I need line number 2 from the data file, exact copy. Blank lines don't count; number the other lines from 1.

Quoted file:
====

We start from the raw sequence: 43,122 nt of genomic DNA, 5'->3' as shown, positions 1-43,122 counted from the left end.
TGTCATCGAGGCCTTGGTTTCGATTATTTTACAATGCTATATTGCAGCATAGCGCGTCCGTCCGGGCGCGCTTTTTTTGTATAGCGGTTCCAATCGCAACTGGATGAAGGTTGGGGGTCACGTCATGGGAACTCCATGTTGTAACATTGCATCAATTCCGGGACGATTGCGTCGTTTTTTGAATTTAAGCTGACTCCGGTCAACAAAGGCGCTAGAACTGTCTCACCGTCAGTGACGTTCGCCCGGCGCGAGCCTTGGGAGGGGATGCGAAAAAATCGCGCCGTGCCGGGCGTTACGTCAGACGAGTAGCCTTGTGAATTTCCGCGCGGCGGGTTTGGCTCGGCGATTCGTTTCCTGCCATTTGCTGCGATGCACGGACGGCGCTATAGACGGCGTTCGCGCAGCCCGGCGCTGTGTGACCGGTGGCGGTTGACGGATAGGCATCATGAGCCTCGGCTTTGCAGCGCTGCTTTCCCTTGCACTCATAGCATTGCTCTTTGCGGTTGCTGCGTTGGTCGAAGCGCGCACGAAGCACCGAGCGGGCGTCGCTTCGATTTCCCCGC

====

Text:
TGTCATCGAGGCCTTGGTTTCGATTATTTTACAATGCTATATTGCAGCATAGCGCGTCCGTCCGGGCGCGCTTTTTTTGTATAGCGGTTCCAATCGCAACTGGATGAAGGTTGGGGGTCACGTCATGGGAACTCCATGTTGTAACATTGCATCAATTCCGGGACGATTGCGTCGTTTTTTGAATTTAAGCTGACTCCGGTCAACAAAGGCGCTAGAACTGTCTCACCGTCAGTGACGTTCGCCCGGCGCGAGCCTTGGGAGGGGATGCGAAAAAATCGCGCCGTGCCGGGCGTTACGTCAGACGAGTAGCCTTGTGAATTTCCGCGCGGCGGGTTTGGCTCGGCGATTCGTTTCCTGCCATTTGCTGCGATGCACGGACGGCGCTATAGACGGCGTTCGCGCAGCCCGGCGCTGTGTGACCGGTGGCGGTTGACGGATAGGCATCATGAGCCTCGGCTTTGCAGCGCTGCTTTCCCTTGCACTCATAGCATTGCTCTTTGCGGTTGCTGCGTTGGTCGAAGCGCGCACGAAGCACCGAGCGGGCGTCGCTTCGATTTCCCCGC